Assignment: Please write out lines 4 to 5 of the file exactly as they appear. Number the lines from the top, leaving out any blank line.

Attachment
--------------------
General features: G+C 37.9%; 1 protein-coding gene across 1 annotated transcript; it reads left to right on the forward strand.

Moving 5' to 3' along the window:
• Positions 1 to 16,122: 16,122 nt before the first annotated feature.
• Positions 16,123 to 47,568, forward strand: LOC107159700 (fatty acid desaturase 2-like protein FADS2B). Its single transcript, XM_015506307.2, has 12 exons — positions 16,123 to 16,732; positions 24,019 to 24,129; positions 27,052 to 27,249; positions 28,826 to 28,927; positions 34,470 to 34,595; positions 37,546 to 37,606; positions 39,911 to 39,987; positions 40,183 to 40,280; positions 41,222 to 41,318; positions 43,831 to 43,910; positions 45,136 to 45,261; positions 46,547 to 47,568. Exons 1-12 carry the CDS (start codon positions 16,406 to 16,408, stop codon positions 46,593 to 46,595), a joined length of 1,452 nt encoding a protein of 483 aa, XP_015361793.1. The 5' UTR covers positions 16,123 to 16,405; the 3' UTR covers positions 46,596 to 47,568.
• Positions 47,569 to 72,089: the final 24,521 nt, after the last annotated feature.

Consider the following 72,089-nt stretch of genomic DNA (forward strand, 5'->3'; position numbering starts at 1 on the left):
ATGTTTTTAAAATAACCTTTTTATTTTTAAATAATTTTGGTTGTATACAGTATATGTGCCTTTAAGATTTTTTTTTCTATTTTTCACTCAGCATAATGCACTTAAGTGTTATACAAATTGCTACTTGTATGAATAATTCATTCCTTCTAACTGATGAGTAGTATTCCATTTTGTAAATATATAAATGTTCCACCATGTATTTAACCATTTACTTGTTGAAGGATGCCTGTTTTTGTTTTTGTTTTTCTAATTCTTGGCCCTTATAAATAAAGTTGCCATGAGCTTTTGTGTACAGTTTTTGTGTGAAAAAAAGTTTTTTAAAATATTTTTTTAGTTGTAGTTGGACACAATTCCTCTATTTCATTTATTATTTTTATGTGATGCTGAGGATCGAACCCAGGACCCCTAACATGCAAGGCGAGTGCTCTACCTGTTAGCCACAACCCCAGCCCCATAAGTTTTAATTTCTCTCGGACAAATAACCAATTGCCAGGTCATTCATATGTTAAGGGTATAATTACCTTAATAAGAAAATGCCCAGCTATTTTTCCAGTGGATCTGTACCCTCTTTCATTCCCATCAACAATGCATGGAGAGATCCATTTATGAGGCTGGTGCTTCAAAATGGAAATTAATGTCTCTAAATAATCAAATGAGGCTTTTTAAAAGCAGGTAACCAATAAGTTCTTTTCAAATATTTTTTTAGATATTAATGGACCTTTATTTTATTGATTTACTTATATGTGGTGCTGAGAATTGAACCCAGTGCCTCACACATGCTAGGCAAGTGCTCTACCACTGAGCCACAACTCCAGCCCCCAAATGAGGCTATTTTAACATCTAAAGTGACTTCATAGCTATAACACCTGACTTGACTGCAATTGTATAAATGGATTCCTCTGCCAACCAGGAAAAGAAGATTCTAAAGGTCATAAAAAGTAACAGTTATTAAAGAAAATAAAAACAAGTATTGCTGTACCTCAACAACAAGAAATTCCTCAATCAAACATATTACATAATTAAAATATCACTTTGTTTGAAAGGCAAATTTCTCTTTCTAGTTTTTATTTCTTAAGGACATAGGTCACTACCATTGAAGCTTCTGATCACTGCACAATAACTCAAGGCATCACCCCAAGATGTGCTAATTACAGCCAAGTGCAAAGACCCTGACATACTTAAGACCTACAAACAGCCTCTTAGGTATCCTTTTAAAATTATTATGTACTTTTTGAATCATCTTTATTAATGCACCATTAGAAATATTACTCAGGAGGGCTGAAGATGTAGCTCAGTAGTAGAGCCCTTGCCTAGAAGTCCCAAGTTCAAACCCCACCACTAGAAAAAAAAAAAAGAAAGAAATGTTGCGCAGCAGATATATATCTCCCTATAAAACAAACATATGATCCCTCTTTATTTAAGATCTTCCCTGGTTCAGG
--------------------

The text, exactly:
• Positions 16,123 to 47,568, forward strand: LOC107159700 (fatty acid desaturase 2-like protein FADS2B). Its single transcript, XM_015506307.2, has 12 exons — positions 16,123 to 16,732; positions 24,019 to 24,129; positions 27,052 to 27,249; positions 28,826 to 28,927; positions 34,470 to 34,595; positions 37,546 to 37,606; positions 39,911 to 39,987; positions 40,183 to 40,280; positions 41,222 to 41,318; positions 43,831 to 43,910; positions 45,136 to 45,261; positions 46,547 to 47,568. Exons 1-12 carry the CDS (start codon positions 16,406 to 16,408, stop codon positions 46,593 to 46,595), a joined length of 1,452 nt encoding a protein of 483 aa, XP_015361793.1. The 5' UTR covers positions 16,123 to 16,405; the 3' UTR covers positions 46,596 to 47,568.
• Positions 47,569 to 72,089: the final 24,521 nt, after the last annotated feature.